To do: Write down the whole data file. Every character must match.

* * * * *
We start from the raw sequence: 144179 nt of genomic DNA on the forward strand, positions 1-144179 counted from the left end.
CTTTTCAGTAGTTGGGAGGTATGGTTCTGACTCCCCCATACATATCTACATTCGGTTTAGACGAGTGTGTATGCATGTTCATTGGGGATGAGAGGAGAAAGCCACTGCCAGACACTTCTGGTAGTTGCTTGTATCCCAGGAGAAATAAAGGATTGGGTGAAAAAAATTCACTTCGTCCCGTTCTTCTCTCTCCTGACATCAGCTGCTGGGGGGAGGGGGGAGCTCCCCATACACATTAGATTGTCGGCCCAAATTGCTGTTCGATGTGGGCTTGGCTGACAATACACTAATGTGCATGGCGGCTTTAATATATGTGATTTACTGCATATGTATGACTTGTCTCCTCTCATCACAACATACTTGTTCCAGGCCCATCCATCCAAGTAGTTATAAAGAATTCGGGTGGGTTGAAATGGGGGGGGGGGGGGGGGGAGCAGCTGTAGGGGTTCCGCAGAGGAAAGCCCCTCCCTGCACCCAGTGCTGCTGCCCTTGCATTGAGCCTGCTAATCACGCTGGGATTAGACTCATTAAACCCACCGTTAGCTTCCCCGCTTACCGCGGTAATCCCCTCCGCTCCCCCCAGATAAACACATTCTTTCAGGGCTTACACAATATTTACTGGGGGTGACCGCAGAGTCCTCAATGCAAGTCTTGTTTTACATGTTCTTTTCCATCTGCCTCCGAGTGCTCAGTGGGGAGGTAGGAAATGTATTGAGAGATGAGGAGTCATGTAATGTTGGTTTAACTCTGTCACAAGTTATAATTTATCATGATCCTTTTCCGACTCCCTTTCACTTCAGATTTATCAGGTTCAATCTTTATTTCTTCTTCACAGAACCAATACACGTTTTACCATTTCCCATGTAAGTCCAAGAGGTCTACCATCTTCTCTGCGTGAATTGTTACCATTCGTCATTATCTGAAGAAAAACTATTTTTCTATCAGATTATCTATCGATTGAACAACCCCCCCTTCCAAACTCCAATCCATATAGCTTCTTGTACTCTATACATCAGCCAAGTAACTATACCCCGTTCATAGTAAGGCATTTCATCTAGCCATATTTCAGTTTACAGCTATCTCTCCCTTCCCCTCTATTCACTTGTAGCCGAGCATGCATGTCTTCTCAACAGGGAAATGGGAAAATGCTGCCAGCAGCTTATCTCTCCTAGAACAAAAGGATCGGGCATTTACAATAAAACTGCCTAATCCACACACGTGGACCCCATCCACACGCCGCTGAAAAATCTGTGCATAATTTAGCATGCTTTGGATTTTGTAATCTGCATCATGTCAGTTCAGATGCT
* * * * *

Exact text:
We start from the raw sequence: 144179 nt of genomic DNA on the forward strand, positions 1-144179 counted from the left end.
CTTTTCAGTAGTTGGGAGGTATGGTTCTGACTCCCCCATACATATCTACATTCGGTTTAGACGAGTGTGTATGCATGTTCATTGGGGATGAGAGGAGAAAGCCACTGCCAGACACTTCTGGTAGTTGCTTGTATCCCAGGAGAAATAAAGGATTGGGTGAAAAAAATTCACTTCGTCCCGTTCTTCTCTCTCCTGACATCAGCTGCTGGGGGGAGGGGGGAGCTCCCCATACACATTAGATTGTCGGCCCAAATTGCTGTTCGATGTGGGCTTGGCTGACAATACACTAATGTGCATGGCGGCTTTAATATATGTGATTTACTGCATATGTATGACTTGTCTCCTCTCATCACAACATACTTGTTCCAGGCCCATCCATCCAAGTAGTTATAAAGAATTCGGGTGGGTTGAAATGGGGGGGGGGGGGGGGGGAGCAGCTGTAGGGGTTCCGCAGAGGAAAGCCCCTCCCTGCACCCAGTGCTGCTGCCCTTGCATTGAGCCTGCTAATCACGCTGGGATTAGACTCATTAAACCCACCGTTAGCTTCCCCGCTTACCGCGGTAATCCCCTCCGCTCCCCCCAGATAAACACATTCTTTCAGGGCTTACACAATATTTACTGGGGGTGACCGCAGAGTCCTCAATGCAAGTCTTGTTTTACATGTTCTTTTCCATCTGCCTCCGAGTGCTCAGTGGGGAGGTAGGAAATGTATTGAGAGATGAGGAGTCATGTAATGTTGGTTTAACTCTGTCACAAGTTATAATTTATCATGATCCTTTTCCGACTCCCTTTCACTTCAGATTTATCAGGTTCAATCTTTATTTCTTCTTCACAGAACCAATACACGTTTTACCATTTCCCATGTAAGTCCAAGAGGTCTACCATCTTCTCTGCGTGAATTGTTACCATTCGTCATTATCTGAAGAAAAACTATTTTTCTATCAGATTATCTATCGATTGAACAACCCCCCCTTCCAAACTCCAATCCATATAGCTTCTTGTACTCTATACATCAGCCAAGTAACTATACCCCGTTCATAGTAAGGCATTTCATCTAGCCATATTTCAGTTTACAGCTATCTCTCCCTTCCCCTCTATTCACTTGTAGCCGAGCATGCATGTCTTCTCAACAGGGAAATGGGAAAATGCTGCCAGCAGCTTATCTCTCCTAGAACAAAAGGATCGGGCATTTACAATAAAACTGCCTAATCCACACACGTGGACCCCATCCACACGCCGCTGAAAAATCTGTGCATAATTTAGCATGCTTTGGATTTTGTAATCTGCATCATGTCAGTTCAGATGCT